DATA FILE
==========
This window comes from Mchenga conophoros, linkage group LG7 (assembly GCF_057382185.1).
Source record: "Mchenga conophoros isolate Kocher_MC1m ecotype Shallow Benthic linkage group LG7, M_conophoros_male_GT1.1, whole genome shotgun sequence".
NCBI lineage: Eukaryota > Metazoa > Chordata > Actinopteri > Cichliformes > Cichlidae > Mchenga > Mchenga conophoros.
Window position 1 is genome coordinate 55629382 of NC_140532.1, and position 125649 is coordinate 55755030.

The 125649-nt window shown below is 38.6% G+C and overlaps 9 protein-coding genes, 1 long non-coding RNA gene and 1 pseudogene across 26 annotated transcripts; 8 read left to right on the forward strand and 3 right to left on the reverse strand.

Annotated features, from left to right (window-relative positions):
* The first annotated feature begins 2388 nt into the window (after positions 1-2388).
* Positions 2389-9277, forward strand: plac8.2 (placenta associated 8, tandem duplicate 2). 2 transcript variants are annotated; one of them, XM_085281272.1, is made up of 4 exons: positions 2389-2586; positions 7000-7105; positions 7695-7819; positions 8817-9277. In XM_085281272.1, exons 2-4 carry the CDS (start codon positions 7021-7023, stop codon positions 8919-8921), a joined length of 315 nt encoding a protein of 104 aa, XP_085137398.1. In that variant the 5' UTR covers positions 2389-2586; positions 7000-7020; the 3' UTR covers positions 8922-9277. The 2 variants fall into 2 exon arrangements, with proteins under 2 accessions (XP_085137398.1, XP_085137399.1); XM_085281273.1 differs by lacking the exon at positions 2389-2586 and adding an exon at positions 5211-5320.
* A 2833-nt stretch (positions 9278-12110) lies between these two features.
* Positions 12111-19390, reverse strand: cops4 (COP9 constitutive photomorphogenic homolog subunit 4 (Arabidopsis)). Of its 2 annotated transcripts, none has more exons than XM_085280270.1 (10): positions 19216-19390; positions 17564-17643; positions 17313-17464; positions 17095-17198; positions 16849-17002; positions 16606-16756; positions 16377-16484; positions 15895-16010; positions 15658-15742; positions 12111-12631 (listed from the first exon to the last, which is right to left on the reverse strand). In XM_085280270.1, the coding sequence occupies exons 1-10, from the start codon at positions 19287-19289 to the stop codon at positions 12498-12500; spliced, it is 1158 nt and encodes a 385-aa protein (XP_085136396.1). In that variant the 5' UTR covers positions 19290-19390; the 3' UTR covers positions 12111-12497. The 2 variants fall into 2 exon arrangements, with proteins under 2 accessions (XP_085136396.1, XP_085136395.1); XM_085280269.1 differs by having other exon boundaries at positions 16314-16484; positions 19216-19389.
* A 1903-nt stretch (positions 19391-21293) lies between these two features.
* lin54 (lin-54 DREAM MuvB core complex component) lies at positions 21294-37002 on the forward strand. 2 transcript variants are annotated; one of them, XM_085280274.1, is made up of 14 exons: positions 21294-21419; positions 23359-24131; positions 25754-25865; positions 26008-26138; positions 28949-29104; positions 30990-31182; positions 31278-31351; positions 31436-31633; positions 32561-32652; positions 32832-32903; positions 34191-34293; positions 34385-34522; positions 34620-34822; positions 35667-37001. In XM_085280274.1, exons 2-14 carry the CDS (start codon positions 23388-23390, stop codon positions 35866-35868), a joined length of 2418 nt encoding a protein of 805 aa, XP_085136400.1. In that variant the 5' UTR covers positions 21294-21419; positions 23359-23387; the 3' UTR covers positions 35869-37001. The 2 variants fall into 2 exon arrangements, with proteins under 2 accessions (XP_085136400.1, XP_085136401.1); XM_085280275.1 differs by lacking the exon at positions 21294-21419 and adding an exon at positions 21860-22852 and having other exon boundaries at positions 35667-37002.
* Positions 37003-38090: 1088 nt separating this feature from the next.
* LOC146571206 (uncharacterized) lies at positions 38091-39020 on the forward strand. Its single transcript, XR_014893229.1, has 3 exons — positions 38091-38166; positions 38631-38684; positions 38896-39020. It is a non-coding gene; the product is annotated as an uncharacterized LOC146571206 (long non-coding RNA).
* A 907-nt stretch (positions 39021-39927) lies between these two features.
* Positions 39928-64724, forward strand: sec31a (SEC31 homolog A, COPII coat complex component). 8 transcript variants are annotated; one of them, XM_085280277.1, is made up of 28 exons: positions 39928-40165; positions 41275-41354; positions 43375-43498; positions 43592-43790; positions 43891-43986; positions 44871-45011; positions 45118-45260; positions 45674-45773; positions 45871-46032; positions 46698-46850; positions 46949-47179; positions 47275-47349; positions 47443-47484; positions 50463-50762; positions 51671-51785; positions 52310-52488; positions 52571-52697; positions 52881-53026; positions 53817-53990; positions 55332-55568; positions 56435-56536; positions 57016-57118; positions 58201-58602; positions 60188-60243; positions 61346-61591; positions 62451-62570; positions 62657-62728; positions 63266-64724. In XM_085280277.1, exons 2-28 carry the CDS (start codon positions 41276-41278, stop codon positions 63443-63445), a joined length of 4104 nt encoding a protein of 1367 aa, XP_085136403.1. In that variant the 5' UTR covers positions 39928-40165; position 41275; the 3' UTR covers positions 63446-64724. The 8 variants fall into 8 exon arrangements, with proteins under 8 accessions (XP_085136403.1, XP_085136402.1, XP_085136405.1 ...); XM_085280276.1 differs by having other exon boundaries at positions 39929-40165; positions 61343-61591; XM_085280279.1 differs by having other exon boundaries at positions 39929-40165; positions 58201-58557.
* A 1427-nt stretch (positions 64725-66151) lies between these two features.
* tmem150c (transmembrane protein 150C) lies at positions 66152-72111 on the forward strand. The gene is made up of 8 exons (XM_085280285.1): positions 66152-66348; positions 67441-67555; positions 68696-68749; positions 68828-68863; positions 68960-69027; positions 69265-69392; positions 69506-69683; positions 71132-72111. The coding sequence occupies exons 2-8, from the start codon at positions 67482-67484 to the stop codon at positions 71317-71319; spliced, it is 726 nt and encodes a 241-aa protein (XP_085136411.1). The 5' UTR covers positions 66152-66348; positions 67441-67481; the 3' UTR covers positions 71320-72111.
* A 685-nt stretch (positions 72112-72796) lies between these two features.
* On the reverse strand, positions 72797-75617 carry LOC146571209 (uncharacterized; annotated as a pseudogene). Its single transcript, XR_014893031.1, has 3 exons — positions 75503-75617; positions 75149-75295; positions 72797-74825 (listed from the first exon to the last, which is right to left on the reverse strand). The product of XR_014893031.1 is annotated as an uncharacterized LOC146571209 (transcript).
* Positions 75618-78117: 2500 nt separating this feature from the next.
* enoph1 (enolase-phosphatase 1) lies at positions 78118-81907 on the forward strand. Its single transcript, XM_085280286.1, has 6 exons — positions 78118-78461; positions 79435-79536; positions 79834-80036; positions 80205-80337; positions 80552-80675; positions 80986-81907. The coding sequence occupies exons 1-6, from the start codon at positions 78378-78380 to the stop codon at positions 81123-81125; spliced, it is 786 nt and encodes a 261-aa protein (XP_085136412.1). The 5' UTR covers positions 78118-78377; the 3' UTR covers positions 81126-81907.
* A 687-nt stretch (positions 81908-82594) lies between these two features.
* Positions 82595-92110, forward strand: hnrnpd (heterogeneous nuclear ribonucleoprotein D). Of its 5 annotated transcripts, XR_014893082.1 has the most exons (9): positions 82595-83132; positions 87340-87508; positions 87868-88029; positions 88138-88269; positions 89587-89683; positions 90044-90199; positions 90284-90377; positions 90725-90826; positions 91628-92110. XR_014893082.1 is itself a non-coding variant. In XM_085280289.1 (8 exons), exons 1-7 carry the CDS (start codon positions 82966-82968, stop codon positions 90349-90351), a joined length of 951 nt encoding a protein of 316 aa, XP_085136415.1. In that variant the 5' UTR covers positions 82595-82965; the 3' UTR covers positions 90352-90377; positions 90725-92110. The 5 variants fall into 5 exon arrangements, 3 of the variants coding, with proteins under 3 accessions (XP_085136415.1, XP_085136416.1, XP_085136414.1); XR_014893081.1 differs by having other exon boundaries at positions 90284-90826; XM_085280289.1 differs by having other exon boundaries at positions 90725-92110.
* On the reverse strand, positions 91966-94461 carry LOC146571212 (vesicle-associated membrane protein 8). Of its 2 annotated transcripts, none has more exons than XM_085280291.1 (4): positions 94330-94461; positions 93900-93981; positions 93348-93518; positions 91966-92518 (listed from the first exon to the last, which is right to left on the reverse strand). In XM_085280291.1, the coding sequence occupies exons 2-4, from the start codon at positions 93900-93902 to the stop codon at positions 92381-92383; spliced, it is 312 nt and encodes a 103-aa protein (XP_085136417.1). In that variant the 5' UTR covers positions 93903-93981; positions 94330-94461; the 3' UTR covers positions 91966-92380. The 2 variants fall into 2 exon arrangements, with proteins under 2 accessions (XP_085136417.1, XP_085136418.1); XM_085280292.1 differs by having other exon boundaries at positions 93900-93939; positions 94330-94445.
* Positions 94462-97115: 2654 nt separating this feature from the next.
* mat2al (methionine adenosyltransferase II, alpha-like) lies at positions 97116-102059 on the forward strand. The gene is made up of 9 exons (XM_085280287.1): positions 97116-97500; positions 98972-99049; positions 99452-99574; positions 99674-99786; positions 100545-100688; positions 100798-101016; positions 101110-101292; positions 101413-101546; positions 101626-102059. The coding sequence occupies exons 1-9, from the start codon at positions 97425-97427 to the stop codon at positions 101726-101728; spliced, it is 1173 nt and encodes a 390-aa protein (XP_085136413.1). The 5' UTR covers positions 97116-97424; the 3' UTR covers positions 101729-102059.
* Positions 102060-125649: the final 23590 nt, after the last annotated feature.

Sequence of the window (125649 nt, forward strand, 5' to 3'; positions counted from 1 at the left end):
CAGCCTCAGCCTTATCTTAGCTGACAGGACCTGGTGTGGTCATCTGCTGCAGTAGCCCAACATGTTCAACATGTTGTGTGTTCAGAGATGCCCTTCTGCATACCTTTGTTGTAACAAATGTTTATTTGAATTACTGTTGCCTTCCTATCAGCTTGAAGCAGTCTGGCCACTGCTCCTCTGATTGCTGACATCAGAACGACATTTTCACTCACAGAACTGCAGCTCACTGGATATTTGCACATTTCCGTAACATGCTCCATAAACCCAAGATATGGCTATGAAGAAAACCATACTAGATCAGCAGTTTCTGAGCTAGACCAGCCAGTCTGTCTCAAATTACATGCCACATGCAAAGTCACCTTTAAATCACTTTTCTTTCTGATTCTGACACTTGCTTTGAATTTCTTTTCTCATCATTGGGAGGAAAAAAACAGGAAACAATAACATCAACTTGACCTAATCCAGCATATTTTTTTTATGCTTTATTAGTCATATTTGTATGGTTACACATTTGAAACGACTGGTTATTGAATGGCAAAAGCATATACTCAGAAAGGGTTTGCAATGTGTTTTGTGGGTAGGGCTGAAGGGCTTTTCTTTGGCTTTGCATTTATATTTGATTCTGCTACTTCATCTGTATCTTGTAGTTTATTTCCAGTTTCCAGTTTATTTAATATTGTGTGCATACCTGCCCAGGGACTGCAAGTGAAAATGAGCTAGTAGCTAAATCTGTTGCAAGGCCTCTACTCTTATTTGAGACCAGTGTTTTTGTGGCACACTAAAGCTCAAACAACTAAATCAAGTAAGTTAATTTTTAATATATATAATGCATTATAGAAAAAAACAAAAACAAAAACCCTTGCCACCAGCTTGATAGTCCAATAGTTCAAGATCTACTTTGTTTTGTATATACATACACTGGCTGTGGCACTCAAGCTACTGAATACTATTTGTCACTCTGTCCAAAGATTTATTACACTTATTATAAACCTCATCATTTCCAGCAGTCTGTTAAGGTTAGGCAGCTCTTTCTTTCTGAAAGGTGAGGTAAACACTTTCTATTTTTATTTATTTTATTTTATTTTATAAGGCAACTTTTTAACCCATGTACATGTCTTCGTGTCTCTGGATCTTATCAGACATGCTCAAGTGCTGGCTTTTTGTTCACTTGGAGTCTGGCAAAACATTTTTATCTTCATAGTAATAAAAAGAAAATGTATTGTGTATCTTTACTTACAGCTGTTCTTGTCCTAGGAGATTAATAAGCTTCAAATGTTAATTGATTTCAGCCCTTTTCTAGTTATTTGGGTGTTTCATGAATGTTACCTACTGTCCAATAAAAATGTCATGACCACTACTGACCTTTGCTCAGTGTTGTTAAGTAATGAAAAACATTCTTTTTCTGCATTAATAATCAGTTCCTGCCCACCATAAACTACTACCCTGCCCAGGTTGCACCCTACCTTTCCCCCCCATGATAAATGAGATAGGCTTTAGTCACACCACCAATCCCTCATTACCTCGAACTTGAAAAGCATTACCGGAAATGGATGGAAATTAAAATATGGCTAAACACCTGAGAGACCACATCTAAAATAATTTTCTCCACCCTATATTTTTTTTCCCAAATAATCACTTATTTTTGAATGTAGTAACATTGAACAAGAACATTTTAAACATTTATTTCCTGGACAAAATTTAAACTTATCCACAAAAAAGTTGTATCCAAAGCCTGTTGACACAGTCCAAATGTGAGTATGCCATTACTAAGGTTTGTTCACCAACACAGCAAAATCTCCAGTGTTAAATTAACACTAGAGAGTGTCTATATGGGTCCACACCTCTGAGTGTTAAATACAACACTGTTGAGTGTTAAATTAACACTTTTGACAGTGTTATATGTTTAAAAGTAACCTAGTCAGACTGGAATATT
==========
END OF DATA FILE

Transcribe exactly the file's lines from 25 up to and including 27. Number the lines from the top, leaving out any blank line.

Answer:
* On the reverse strand, positions 91966-94461 carry LOC146571212 (vesicle-associated membrane protein 8). Of its 2 annotated transcripts, none has more exons than XM_085280291.1 (4): positions 94330-94461; positions 93900-93981; positions 93348-93518; positions 91966-92518 (listed from the first exon to the last, which is right to left on the reverse strand). In XM_085280291.1, the coding sequence occupies exons 2-4, from the start codon at positions 93900-93902 to the stop codon at positions 92381-92383; spliced, it is 312 nt and encodes a 103-aa protein (XP_085136417.1). In that variant the 5' UTR covers positions 93903-93981; positions 94330-94461; the 3' UTR covers positions 91966-92380. The 2 variants fall into 2 exon arrangements, with proteins under 2 accessions (XP_085136417.1, XP_085136418.1); XM_085280292.1 differs by having other exon boundaries at positions 93900-93939; positions 94330-94445.
* Positions 94462-97115: 2654 nt separating this feature from the next.
* mat2al (methionine adenosyltransferase II, alpha-like) lies at positions 97116-102059 on the forward strand. The gene is made up of 9 exons (XM_085280287.1): positions 97116-97500; positions 98972-99049; positions 99452-99574; positions 99674-99786; positions 100545-100688; positions 100798-101016; positions 101110-101292; positions 101413-101546; positions 101626-102059. The coding sequence occupies exons 1-9, from the start codon at positions 97425-97427 to the stop codon at positions 101726-101728; spliced, it is 1173 nt and encodes a 390-aa protein (XP_085136413.1). The 5' UTR covers positions 97116-97424; the 3' UTR covers positions 101729-102059.